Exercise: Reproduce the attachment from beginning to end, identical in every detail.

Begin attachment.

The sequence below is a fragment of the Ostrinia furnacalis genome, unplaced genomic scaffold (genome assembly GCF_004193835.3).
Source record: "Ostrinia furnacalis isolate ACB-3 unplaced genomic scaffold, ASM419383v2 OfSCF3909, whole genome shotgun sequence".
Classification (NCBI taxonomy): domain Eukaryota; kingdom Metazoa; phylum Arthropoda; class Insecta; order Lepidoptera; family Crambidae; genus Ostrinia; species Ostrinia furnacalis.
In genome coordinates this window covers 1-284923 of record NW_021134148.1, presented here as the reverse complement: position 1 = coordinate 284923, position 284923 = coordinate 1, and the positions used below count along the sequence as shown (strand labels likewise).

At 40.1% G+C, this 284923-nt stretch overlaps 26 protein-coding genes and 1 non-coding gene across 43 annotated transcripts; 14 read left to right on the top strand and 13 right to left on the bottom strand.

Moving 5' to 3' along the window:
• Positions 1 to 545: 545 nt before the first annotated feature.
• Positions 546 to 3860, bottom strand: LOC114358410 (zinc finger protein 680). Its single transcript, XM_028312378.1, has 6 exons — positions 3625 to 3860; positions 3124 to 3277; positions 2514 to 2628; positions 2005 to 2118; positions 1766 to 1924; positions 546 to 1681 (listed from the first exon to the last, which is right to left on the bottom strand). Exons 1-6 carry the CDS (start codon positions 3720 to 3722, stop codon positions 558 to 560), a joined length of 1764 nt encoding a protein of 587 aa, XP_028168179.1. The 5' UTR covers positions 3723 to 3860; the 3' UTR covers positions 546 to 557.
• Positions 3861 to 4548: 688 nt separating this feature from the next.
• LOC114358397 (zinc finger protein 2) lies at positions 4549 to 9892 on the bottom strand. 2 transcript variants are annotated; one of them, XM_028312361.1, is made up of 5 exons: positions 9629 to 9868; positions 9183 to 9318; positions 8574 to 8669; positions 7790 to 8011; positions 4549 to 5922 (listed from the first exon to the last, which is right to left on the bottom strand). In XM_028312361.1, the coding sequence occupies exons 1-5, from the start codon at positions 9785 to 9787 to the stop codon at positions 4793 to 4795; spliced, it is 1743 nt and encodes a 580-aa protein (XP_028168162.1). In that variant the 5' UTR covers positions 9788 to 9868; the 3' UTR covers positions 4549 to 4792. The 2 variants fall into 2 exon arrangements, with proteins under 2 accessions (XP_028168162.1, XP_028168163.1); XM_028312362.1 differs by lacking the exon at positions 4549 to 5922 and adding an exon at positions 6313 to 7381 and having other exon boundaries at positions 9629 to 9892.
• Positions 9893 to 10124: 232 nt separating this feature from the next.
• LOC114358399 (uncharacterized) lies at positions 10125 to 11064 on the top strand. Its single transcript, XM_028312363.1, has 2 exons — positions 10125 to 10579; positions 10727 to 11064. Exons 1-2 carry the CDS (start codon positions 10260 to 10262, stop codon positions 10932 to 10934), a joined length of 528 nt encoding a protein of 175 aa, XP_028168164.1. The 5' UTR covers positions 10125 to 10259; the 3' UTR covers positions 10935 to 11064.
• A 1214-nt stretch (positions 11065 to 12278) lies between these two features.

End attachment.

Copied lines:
The sequence below is a fragment of the Ostrinia furnacalis genome, unplaced genomic scaffold (genome assembly GCF_004193835.3).
Source record: "Ostrinia furnacalis isolate ACB-3 unplaced genomic scaffold, ASM419383v2 OfSCF3909, whole genome shotgun sequence".
Classification (NCBI taxonomy): domain Eukaryota; kingdom Metazoa; phylum Arthropoda; class Insecta; order Lepidoptera; family Crambidae; genus Ostrinia; species Ostrinia furnacalis.
In genome coordinates this window covers 1-284923 of record NW_021134148.1, presented here as the reverse complement: position 1 = coordinate 284923, position 284923 = coordinate 1, and the positions used below count along the sequence as shown (strand labels likewise).

At 40.1% G+C, this 284923-nt stretch overlaps 26 protein-coding genes and 1 non-coding gene across 43 annotated transcripts; 14 read left to right on the top strand and 13 right to left on the bottom strand.

Moving 5' to 3' along the window:
• Positions 1 to 545: 545 nt before the first annotated feature.
• Positions 546 to 3860, bottom strand: LOC114358410 (zinc finger protein 680). Its single transcript, XM_028312378.1, has 6 exons — positions 3625 to 3860; positions 3124 to 3277; positions 2514 to 2628; positions 2005 to 2118; positions 1766 to 1924; positions 546 to 1681 (listed from the first exon to the last, which is right to left on the bottom strand). Exons 1-6 carry the CDS (start codon positions 3720 to 3722, stop codon positions 558 to 560), a joined length of 1764 nt encoding a protein of 587 aa, XP_028168179.1. The 5' UTR covers positions 3723 to 3860; the 3' UTR covers positions 546 to 557.
• Positions 3861 to 4548: 688 nt separating this feature from the next.
• LOC114358397 (zinc finger protein 2) lies at positions 4549 to 9892 on the bottom strand. 2 transcript variants are annotated; one of them, XM_028312361.1, is made up of 5 exons: positions 9629 to 9868; positions 9183 to 9318; positions 8574 to 8669; positions 7790 to 8011; positions 4549 to 5922 (listed from the first exon to the last, which is right to left on the bottom strand). In XM_028312361.1, the coding sequence occupies exons 1-5, from the start codon at positions 9785 to 9787 to the stop codon at positions 4793 to 4795; spliced, it is 1743 nt and encodes a 580-aa protein (XP_028168162.1). In that variant the 5' UTR covers positions 9788 to 9868; the 3' UTR covers positions 4549 to 4792. The 2 variants fall into 2 exon arrangements, with proteins under 2 accessions (XP_028168162.1, XP_028168163.1); XM_028312362.1 differs by lacking the exon at positions 4549 to 5922 and adding an exon at positions 6313 to 7381 and having other exon boundaries at positions 9629 to 9892.
• Positions 9893 to 10124: 232 nt separating this feature from the next.
• LOC114358399 (uncharacterized) lies at positions 10125 to 11064 on the top strand. Its single transcript, XM_028312363.1, has 2 exons — positions 10125 to 10579; positions 10727 to 11064. Exons 1-2 carry the CDS (start codon positions 10260 to 10262, stop codon positions 10932 to 10934), a joined length of 528 nt encoding a protein of 175 aa, XP_028168164.1. The 5' UTR covers positions 10125 to 10259; the 3' UTR covers positions 10935 to 11064.
• A 1214-nt stretch (positions 11065 to 12278) lies between these two features.